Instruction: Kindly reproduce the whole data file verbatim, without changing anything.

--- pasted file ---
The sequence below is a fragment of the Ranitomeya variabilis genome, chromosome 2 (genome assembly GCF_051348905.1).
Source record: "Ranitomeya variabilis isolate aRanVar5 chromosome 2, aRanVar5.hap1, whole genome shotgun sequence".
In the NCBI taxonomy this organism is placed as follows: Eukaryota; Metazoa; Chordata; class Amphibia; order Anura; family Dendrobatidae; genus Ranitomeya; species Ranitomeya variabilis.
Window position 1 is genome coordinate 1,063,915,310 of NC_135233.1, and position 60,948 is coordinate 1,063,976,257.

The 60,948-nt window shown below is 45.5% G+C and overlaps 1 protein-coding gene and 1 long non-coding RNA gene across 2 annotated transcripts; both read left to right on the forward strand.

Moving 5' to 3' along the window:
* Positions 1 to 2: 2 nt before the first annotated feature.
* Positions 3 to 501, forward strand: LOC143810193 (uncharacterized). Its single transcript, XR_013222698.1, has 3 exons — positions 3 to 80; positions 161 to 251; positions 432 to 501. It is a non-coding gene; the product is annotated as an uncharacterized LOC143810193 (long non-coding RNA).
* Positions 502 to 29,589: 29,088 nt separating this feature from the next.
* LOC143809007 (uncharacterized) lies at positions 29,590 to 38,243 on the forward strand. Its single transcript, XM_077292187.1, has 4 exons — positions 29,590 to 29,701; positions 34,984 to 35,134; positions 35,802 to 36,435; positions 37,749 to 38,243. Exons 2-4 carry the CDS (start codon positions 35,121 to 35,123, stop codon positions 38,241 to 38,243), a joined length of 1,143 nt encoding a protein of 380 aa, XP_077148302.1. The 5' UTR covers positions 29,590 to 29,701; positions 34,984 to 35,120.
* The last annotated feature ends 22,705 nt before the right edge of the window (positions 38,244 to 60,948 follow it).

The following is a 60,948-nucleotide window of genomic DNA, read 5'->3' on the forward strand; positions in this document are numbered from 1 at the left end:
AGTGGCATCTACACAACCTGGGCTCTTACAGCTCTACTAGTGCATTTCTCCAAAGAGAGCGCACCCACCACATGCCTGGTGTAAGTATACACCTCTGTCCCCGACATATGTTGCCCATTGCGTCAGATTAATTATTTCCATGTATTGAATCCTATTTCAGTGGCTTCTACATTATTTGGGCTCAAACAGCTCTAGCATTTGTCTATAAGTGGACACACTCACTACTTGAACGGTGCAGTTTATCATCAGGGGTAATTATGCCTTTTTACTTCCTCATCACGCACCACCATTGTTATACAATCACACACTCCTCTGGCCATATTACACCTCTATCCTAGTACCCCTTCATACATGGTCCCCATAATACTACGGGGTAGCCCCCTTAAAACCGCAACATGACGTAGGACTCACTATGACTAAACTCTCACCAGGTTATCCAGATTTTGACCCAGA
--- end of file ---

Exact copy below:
The sequence below is a fragment of the Ranitomeya variabilis genome, chromosome 2 (genome assembly GCF_051348905.1).
Source record: "Ranitomeya variabilis isolate aRanVar5 chromosome 2, aRanVar5.hap1, whole genome shotgun sequence".
In the NCBI taxonomy this organism is placed as follows: Eukaryota; Metazoa; Chordata; class Amphibia; order Anura; family Dendrobatidae; genus Ranitomeya; species Ranitomeya variabilis.
Window position 1 is genome coordinate 1,063,915,310 of NC_135233.1, and position 60,948 is coordinate 1,063,976,257.

The 60,948-nt window shown below is 45.5% G+C and overlaps 1 protein-coding gene and 1 long non-coding RNA gene across 2 annotated transcripts; both read left to right on the forward strand.

Moving 5' to 3' along the window:
* Positions 1 to 2: 2 nt before the first annotated feature.
* Positions 3 to 501, forward strand: LOC143810193 (uncharacterized). Its single transcript, XR_013222698.1, has 3 exons — positions 3 to 80; positions 161 to 251; positions 432 to 501. It is a non-coding gene; the product is annotated as an uncharacterized LOC143810193 (long non-coding RNA).
* Positions 502 to 29,589: 29,088 nt separating this feature from the next.
* LOC143809007 (uncharacterized) lies at positions 29,590 to 38,243 on the forward strand. Its single transcript, XM_077292187.1, has 4 exons — positions 29,590 to 29,701; positions 34,984 to 35,134; positions 35,802 to 36,435; positions 37,749 to 38,243. Exons 2-4 carry the CDS (start codon positions 35,121 to 35,123, stop codon positions 38,241 to 38,243), a joined length of 1,143 nt encoding a protein of 380 aa, XP_077148302.1. The 5' UTR covers positions 29,590 to 29,701; positions 34,984 to 35,120.
* The last annotated feature ends 22,705 nt before the right edge of the window (positions 38,244 to 60,948 follow it).

The following is a 60,948-nucleotide window of genomic DNA, read 5'->3' on the forward strand; positions in this document are numbered from 1 at the left end:
AGTGGCATCTACACAACCTGGGCTCTTACAGCTCTACTAGTGCATTTCTCCAAAGAGAGCGCACCCACCACATGCCTGGTGTAAGTATACACCTCTGTCCCCGACATATGTTGCCCATTGCGTCAGATTAATTATTTCCATGTATTGAATCCTATTTCAGTGGCTTCTACATTATTTGGGCTCAAACAGCTCTAGCATTTGTCTATAAGTGGACACACTCACTACTTGAACGGTGCAGTTTATCATCAGGGGTAATTATGCCTTTTTACTTCCTCATCACGCACCACCATTGTTATACAATCACACACTCCTCTGGCCATATTACACCTCTATCCTAGTACCCCTTCATACATGGTCCCCATAATACTACGGGGTAGCCCCCTTAAAACCGCAACATGACGTAGGACTCACTATGACTAAACTCTCACCAGGTTATCCAGATTTTGACCCAGA